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Road Trip to Toronto

August 23-25, 2004

The SkyDome 'grounds crew' SkyDome is the eleventh different ballpark I've been to, and only the second dome. It had all the lack of atmosphere that I expected to find at a sparsely-attended, Astroturfed stadium. After batting practice was over, a zamboni-like carpet-sweeping vehicle came out to vacuum up the basepaths, which I'm sure is not how Abner Doubleday envisioned the game being played! At least the retractable roof gave it a uniqueness factor, so I rank it above the other Astorturf ones I've been to, like Veterans Stadium in Philadelphia and Riverfront Stadium in Cincinnati. Tonight the roof was open, as it had been the day before. Not that I wanted to see a game played inside, but I was hoping to see how the roof opened and closed at some point during the series.

Tim Wakefield squared off against Miguel Batista, and the Blue Jays jumped out to a 3-0 lead. One run scored on a wild pitch in the second, another on a home run in the third, and the other on a triple and single in the fourth. Wakefield and Doug Mirabelli were doing a good job of minimizing the damage. Mirabelli threw out Alex Rios trying to steal second, and Wake picked Eric Hinske off first. But it was still frustrating to drive all the way up there when they had a six-game winning streak, only to see them lose the first game and find themselves down 3-0 in the second one. All night I had been yelling words of encouragement to my team, because the acoustics were good, and it was so quiet that if I wasn't saying anything, no one was. As Mark Bellhorn batted in the top of the fifth, I was completely frustrated by the lack of offense, and I decided to try a line we had heard once at Fenway that had cracked my father up: "HIT THE BALL WITH THE STICK!" Bellhorn may not have been the most appropriate batter to impart that wisdom to, because he always took a lot of pitches, but he did lead off the inning with a walk. Johnny Damon followed with a single, and after a wild pitch and Dave Roberts' strikeout, Manny knocked in both runners. The following inning, Orlando Cabrera doubled and Bill Mueller walked, before Mirabelli's three-run homer gave the Sox a 5-3 lead. (When they went on to win the game, and nine more in a row after it, I of course took full credit for my comment being responsible for the streak.)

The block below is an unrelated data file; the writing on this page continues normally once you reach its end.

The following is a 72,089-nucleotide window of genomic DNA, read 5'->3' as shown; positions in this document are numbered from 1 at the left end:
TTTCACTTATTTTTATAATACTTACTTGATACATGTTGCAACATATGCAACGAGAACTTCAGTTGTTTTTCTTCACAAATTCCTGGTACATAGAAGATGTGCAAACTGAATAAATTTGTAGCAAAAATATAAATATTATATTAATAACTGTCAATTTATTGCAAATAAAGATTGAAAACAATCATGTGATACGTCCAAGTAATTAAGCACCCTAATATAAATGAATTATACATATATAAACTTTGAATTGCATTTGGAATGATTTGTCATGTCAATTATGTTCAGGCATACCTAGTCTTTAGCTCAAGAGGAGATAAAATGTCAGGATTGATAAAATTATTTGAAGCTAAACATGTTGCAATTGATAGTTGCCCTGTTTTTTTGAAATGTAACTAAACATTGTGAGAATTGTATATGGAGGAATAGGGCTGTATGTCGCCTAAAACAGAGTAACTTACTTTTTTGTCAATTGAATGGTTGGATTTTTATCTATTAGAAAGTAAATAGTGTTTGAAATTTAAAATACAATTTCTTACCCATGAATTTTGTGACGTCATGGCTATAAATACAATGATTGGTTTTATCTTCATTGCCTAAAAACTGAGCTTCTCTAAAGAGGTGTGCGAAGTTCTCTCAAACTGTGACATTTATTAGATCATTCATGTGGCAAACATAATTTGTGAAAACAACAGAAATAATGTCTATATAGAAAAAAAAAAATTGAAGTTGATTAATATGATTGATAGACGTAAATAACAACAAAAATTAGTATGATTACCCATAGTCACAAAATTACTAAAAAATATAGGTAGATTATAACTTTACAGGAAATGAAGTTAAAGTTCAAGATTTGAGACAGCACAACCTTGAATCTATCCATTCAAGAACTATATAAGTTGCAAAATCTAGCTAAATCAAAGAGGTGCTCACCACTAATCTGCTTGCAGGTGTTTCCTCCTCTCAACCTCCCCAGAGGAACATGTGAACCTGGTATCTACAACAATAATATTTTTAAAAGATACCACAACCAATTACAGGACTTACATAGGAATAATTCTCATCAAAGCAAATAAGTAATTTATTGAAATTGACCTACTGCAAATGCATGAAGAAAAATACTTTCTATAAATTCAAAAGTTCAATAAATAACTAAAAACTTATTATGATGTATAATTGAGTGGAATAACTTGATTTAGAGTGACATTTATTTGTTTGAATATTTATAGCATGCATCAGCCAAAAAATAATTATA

The visitors' dugout Wake was off the hook for now, but in the sixth, a walk, an error, and a hit batsman loaded the bases with nobody out. Mike Timlin was summoned from the bullpen to face the top of the order in this most dangerous of situations. No problem - he simply struck out Reed Johnson and Orlando Hudson, and got Rios to ground out to end the threat. A clutch pitching performance like that is worth as much as a big hit! Timlin did give up a run the next inning, but we still led 5-4. I was surprised that Ramiro Mendoza came in for the eighth. He had pitched a little better lately than he had at the beginning of the year, but so far he had only been used in games that were blowouts one way or the other. Now here he was in a one-run game, so this would be a big test for him. He ended up doing fine, getting both batters he faced out. Keith Foulke got the final out of the eighth, and finished it off in the ninth.

The roof opens When we arrived at the park on the third day, batting practice was underway and the roof was closed for the first time in the series. It was strange because this was the warmest of the three days (Monday's game had been windy and downright chilly) but it would be interesting to see one game with the roof closed. This time our seats were behind the visitors' dugout, almost behind the backstop screen, on the first base side. There were a lot of other Red Sox fans in the section, and we watched Manny Ramirez and David Ortiz knock ball after ball out of the park, applauding them when they were done. As B.P. wrapped up, the roof began to open. It's made up of three pieces. The first piece - the bottom layer in the picture to the right - is stationary, covering the outfield whether the rest of the roof is open or closed. The middle piece, which covers the majority of the field, opens first, sliding toward the outfield to become the top layer in the picture. Finally the section that covers the stands behind the plate rotates around to the third base side, becoming the middle layer that slides in between the other two. The whole process takes nearly twenty minutes, and the game was underway by the time it finished.